It's the 3 Dots at the end...

Of course you’ll always miss your husband…..

It’s the but that you can read into those little dots at the end of that sentence that contain the crux of what the person is really saying.

….don’t hang onto the grief….

….it’s your decision to be happy or not….

…..if you’re still struggling with grief, maybe you should go on medications….

Add to this whatever you wish.

And what I want to say to those who put those periods at the end of that sentence is…..

Don’t you know that, for me, this is what missing my husband looks like?

Do you know what skin hunger feels like…

Do you know what it feels like to have your world ripped out from underneath you, from around you, from over you…

Do you know what I mean when I say that there is not one damn thing in my life, or life around me, that is the same as it was and that, all by itself, is overwhelming…

How can I explain in any way that is understandable what it is like physically to feel my energy yawning out of my body, into the air, and know that it’s simply lingering there because there is nobody to receive it…

Do you know how confusing it is to be told by so many, professionals and otherwise, that grief is as individual as a fingerprint and there is no timeline….and then feel the judgement that, well, of course  there isn’t one but it’s been this long this long this long and you should be finding joy and happiness again….

Do you get that I shared a lifetime of love and marriage with my husband, with shared practical responsibilities, as is normal, and there is a steep learning curve as I strive, as quickly as possible, to know what one half of our marriage knew and now that he’s gone, all of what he knew is gone and I’m doing this at a time when grief fogs my memory…

How do I find the words that express the depth of the sorrow that is in my heart that my beloved husband is dead and my world is empty without him…not because I’m depressed or hanging on in an unhealthy way or anything like that but just, simply, sorrowful and heart heavy, and it’s normal that I feel this way…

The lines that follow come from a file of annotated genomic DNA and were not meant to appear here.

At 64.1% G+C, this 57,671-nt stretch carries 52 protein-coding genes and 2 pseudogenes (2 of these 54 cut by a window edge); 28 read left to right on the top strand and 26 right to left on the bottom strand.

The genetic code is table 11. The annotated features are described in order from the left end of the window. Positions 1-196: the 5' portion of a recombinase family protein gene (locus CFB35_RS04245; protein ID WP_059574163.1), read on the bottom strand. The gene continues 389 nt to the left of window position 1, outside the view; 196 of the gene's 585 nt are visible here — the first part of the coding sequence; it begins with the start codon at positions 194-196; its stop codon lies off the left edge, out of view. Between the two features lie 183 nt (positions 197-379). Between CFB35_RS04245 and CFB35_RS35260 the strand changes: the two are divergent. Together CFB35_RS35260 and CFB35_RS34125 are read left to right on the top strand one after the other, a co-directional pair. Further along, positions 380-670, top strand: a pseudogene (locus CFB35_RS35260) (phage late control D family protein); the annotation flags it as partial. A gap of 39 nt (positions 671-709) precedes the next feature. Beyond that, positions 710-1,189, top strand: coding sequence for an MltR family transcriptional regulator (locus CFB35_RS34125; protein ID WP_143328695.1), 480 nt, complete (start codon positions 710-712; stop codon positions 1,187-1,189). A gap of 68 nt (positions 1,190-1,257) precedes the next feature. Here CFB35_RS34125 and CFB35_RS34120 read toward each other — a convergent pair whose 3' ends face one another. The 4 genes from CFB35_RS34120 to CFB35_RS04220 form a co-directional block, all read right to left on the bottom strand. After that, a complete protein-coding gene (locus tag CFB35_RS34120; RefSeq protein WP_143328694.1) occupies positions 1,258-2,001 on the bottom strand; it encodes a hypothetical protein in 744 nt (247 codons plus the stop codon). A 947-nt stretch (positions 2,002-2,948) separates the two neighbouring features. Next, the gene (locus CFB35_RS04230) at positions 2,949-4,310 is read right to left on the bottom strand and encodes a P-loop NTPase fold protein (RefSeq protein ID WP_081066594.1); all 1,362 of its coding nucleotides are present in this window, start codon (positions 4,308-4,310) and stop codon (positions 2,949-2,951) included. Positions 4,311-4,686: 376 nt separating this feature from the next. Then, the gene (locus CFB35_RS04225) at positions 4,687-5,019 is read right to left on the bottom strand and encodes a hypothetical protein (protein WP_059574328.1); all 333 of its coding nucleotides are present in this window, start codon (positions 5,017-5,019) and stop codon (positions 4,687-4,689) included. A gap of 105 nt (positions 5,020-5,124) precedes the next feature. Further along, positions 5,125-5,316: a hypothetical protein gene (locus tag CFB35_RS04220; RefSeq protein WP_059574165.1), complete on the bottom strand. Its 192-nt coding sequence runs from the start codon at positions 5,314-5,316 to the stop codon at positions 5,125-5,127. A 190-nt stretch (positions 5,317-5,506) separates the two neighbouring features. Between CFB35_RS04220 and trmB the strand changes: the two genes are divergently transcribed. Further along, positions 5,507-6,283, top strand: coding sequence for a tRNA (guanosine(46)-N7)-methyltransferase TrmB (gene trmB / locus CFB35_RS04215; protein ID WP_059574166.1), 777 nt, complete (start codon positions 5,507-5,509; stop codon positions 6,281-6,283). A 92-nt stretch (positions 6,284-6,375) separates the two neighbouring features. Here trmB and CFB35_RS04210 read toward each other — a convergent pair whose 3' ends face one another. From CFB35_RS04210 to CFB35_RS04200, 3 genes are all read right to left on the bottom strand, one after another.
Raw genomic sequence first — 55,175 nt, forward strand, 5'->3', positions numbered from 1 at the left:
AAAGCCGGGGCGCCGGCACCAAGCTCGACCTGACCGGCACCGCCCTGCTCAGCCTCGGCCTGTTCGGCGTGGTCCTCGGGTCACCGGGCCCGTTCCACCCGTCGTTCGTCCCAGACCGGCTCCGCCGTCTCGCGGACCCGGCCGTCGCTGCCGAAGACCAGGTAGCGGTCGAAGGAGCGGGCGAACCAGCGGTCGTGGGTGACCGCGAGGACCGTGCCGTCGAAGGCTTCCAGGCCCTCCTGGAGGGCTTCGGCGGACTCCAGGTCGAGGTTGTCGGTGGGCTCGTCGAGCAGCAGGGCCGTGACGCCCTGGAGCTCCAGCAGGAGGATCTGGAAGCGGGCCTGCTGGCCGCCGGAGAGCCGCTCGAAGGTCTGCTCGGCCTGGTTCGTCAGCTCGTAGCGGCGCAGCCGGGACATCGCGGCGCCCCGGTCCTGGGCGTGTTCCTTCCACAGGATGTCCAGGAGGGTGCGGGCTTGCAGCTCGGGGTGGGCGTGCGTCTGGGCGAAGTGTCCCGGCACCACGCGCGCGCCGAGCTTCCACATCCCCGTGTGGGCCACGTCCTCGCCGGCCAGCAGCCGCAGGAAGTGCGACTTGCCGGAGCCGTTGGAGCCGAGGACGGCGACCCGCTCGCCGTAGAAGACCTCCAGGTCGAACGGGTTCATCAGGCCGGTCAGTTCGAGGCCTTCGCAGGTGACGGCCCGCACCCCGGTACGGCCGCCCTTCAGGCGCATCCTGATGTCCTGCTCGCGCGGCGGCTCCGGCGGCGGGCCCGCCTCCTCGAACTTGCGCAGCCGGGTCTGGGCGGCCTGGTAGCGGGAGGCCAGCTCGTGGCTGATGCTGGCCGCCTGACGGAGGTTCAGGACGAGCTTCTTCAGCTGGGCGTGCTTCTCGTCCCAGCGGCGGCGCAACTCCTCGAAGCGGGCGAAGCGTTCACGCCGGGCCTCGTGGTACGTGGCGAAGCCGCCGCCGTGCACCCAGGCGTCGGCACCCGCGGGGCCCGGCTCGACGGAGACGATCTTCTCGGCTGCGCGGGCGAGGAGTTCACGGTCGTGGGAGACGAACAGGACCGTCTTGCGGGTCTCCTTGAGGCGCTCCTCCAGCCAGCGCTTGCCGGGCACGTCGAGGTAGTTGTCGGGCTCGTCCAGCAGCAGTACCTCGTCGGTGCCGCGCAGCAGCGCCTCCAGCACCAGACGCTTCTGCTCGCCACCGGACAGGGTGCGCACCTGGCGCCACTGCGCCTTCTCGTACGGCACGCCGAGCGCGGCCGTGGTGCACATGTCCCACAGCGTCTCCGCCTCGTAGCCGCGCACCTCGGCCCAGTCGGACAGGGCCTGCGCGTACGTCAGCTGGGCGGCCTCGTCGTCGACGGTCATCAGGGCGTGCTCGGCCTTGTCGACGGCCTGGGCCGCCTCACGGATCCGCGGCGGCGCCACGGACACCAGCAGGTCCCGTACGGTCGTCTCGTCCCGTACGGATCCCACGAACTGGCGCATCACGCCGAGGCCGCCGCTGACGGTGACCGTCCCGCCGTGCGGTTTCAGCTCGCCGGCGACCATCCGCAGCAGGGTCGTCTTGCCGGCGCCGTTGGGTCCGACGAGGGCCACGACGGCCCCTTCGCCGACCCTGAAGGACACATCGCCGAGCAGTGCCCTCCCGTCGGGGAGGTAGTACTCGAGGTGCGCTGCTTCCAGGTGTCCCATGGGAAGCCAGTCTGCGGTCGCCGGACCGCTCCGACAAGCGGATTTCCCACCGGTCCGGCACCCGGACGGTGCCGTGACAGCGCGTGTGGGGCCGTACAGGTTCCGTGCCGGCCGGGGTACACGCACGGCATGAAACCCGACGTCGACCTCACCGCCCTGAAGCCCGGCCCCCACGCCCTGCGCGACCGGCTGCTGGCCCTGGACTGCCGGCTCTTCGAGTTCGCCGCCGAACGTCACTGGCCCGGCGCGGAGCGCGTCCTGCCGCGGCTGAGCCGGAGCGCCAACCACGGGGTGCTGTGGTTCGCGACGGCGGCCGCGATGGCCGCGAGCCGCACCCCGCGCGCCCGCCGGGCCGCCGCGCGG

What words will help you understand that when my beloved husband died, it wasn’t a simple unweaving and unraveling of a life lived with me but a ripping apart and shredding and now I must weave his death into whatever new life I must I am creating and that  it can, that it might, that I expect it to, take a lifetime and that’s okay too…

And all that needs be said in response is….tell me about your beloved husband….tell me a story of him and your love….

And that will always, truly and honestly, be enough and it will feed my hurting soul….


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  • commented 2016-10-16 22:16:12 -0700
    I cried when I read this.. I completely understand.. I smile but the light is gone from my eyes..
    He was my soul, my love , my best friend.. I can’t get over that ..
    I don’t know what God has planned for my life..
    I used to jokingly tell my husband he was the salt in my live.. EVERYTHING was better with him around.
    We laughed every single day and never failed to tell each other how much we loved one another.
    I met him when I was 19 ..my first and only “boyfriend”.
    He was 62 when he died.. my heart died that day also.
  • commented 2016-10-12 20:42:15 -0700
    You tell it like it is….ohhh, the missingness
  • commented 2016-09-21 16:25:51 -0700
    “Do you know what I mean when I say that there is not one damn thing in my life, or life around me, that is the same as it was and that, all by itself, is overwhelming…” That pretty much says it all. I face the world daily, wearing my mask of normalcy, acting as if everything is now okay in my life. And then I come across a blog like this, which identifies, all that I feel and all that I hold inside, and then the tears come. Thank you for speaking our truth.
  • commented 2016-09-21 14:08:30 -0700
    so beautiful, and so very true. xoxo